Day 7 AYN TOBRUQ - EAST KWARH - MUGHSAYL BEACH & WADI
Our best bet for Arabian Golden-winged Grosbeak seemed to be at the junction of Ayn Tobruq and Ayn Athum according to a message I received last night from some other birders doing the Oman circuit at the same time as us. As we drove in two Eastern Imperial and a Steppe Eagle were seen feeding at a carcass. So we were on site at 6.30am and positioned ourselves at a decent distance away from the dripping pipe and within view of the full camel trough. The news was that the grosbeak comes in to drink at 08:15 so we had a bit of time to check the area. Quite a few birds were coming in to drink, with flocks of African Silverbills and many Cinnamon-breasted Buntings appearing. An Eurasian Wryneck was seen, a Short-toed Eagle hovered on the hill above us, Tristram's Starlings came in pairs to the camel trough and it was quite entertaining as we didn’t really know what to expect. As time went on the anticipation levels kept raising, as this is probably the toughest speciality to get right now. And sure enough, bang on 08:15am a male Arabian Golden-winged Grosbeak appeared on top of a nearby tree. By the time i’d got the scope on it and we’d all looked through it the bird flew and never returned. So I think we were very lucky!
Our next site was East Khawr, just a 25 minute drive down to the coast and what a place this is. Stacks of birds and huge potential for a rarity or two. Well, we didn’t find a rarity but the birding was superb, and we began with a Masked Booby sat on the landward side of the beach, being harassed by House Crows. Around the lagoon were flocks of Glossy Ibis and Ruff, and on a small grassy island a Collared Pratincole was seen. What we found really cool were the identification comparisons: Intermediate Egret and white-morph Western Reef Heron, Indian Pond Heron (check out those rectangular lores!) and Squacco Heron, Little and Temminck’s Stints. Species such as Great Spotted Eagle, Garganey, Purple Heron and Western Osprey also added to the mix.
After calling in to a petrol station for some much needed cold drinks we headed back towards the hotel and a fantastic site called Ayn Razat. There was a day roosting Arabian Eagle Owl here a few years ago, so we decided to check the area out and, of course, we didn’t find any owls. However, there’s a surprising amount of water here and even on the approach road we had Temminck’s Stint, Green Sandpiper and Citrine Wagtail basically in the road and feeding beside a small trickle of water. Up in the wadi we found Long-billed Pipit and enjoyed incredibly close views of one bird in the shade of some large trees, with a pair of Shining (Arabian) Sunbirds feeding overhead. Driving out of the wadi, the road follows a great little waterway and we were totally surprised to see a stunning African Openbill standing at the water's edge. Wow!
So we then headed an hour down the coast to Mughsayl Beach where thousands of gulls and terns were present. It was an absolutely phenomenal sight to see so many birds and we sifted through as best we could. The majority of the birds were Sooty Gulls, with smaller numbers of Heuglin’s, Steppe and Slender-billed Gulls and huge numbers of Common Terns loafed on the beach. However, out to sea there were even more birds flying around it was absolutely mental…!! Our first Persian Shearwaters were here, and we also saw our only Common Noddy, with a few Socotra Cormorants flying by. Back on the beach I was determined to find White-cheeked Tern and careful scanning of the tern flocks eventually revealed a single bird. This was an awesome place but we had to drag ourselves away and head into the nearby wadi in search of Desert Owl, but not before stopping for more cold drinks.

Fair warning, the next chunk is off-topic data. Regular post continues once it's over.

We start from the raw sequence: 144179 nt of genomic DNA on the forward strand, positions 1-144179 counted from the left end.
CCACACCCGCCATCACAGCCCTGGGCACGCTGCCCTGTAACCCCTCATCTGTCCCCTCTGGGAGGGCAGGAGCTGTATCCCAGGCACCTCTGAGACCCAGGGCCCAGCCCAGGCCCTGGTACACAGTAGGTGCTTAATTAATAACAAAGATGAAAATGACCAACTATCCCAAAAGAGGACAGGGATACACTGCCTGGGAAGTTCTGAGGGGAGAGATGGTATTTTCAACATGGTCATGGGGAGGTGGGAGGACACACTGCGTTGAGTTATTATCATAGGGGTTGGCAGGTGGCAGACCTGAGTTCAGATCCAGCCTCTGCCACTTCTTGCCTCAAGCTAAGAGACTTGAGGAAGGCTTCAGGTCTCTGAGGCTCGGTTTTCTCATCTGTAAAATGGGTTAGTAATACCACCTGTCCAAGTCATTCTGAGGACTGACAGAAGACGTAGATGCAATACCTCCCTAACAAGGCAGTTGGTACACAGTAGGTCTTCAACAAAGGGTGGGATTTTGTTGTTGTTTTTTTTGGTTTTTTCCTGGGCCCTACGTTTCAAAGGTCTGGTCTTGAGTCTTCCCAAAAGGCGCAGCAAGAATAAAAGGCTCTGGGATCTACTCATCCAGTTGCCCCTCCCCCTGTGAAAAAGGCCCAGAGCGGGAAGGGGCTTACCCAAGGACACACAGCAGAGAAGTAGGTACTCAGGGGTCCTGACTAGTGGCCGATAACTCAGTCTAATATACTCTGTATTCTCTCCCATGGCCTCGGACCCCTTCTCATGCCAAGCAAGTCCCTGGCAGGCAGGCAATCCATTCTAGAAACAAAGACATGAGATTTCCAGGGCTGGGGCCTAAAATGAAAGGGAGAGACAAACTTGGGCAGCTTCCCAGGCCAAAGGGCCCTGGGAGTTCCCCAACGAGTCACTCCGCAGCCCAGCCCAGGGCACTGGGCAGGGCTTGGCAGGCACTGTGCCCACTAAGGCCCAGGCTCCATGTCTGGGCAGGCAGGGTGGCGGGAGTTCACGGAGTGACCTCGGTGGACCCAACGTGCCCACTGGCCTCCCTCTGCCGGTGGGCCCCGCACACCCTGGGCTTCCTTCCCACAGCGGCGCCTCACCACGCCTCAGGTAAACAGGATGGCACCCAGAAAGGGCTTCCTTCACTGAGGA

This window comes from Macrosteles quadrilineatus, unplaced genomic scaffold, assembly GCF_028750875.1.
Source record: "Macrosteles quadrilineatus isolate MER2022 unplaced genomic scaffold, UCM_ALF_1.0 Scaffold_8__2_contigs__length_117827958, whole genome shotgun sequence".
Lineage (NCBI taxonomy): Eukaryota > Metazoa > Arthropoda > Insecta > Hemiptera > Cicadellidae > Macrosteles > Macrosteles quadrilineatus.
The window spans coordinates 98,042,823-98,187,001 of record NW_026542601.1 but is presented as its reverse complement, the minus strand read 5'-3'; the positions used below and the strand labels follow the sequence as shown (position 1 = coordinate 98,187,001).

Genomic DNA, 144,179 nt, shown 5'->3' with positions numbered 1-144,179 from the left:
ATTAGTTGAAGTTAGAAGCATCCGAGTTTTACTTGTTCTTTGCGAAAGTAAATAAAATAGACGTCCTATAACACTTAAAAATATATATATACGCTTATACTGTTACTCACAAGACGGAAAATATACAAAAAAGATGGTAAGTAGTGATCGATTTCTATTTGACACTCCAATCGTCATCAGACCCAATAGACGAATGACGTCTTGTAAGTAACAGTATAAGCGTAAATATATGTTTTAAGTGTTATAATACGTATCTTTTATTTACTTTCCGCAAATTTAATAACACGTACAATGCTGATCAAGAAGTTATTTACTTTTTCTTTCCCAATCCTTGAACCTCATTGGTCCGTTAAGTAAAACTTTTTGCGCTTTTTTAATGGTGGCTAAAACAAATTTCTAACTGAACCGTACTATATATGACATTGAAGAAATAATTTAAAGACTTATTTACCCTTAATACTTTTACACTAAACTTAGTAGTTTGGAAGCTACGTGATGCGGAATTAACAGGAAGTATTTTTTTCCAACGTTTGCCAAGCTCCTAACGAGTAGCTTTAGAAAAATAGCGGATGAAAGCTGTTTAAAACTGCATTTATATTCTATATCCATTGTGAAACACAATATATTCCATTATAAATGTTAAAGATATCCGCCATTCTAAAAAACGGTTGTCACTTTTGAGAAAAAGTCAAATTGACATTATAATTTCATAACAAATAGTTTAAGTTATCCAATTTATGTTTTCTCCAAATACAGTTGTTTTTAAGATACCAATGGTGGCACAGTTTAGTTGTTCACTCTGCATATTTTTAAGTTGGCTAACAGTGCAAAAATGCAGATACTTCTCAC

The drive into the wadi was an adventure in itself and you definitely need a 4-wheel drive to get in. We drove right to the end, as i’m sure everyone does and this turned out to be a good move as on the drive in we stumbled across a mixed group of Arabian and Sand Partridges feeding beside the track. A little further on a Hooded Wheatear was spotted and then when the track became too difficult we stopped and found a pair of Arabian Wheatears. Walking a little further on a Rufous-tailed Rock-Thrush was seen by one of us and we enjoyed further views of Arabian Partridge before the light began to fade. So we waited…. and waited and despite worries it wouldn’t actually get dark tonight… it did! So we waited in darkness for Desert Owl to call but nothing but there was nothing but silence for an hour. So I fired off a call from my iPod and waited. Nothing. And then some moments later we heard an Omani Owl call way off in the distance. So we waited some more but the bird never called again, which was very frustrating. We left the site with heavy hearts and headed back to the main road, stopping a few times to play the call. Luckily, we had a response at one of our stops and walked towards the bird and I thought we would get it as it called several times before calling one last time from further away and then from across the wadi behind us. Damn! But we had a few nights spare and I planned to come back, with quite a bit of confidence that we would nail the sucker!